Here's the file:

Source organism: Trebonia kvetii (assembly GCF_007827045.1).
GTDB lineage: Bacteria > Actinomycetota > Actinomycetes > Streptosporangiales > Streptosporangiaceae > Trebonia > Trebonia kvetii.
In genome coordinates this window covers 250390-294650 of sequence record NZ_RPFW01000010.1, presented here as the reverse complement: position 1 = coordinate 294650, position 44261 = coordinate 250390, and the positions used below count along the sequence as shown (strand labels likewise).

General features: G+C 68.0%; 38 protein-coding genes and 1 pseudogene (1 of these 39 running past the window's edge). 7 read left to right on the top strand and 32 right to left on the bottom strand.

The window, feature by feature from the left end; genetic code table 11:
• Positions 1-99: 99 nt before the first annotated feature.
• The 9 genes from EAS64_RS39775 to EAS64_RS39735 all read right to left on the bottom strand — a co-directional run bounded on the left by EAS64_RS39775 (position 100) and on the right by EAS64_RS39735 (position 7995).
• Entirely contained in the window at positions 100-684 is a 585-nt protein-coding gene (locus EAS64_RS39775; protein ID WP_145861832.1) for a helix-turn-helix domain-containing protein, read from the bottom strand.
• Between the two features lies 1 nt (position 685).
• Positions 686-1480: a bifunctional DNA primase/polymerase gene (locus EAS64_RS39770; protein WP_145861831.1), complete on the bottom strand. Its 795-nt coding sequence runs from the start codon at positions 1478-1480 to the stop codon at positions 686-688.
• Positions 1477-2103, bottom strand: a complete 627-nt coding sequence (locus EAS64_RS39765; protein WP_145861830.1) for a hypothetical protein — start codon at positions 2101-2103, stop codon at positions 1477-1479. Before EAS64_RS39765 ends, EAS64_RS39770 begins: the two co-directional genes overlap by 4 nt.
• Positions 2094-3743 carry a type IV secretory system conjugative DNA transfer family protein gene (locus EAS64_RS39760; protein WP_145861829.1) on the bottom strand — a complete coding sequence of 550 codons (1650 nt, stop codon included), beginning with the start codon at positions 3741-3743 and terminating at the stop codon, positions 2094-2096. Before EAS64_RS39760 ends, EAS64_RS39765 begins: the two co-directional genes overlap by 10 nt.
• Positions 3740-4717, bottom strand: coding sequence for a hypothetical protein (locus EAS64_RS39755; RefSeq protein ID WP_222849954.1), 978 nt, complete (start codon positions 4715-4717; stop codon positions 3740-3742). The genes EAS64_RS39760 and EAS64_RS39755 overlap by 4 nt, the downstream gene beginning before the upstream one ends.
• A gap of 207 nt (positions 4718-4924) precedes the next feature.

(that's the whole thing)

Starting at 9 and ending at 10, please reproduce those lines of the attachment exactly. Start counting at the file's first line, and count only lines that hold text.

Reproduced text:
• Between the two features lies 1 nt (position 685).
• Positions 686-1480: a bifunctional DNA primase/polymerase gene (locus EAS64_RS39770; protein WP_145861831.1), complete on the bottom strand. Its 795-nt coding sequence runs from the start codon at positions 1478-1480 to the stop codon at positions 686-688.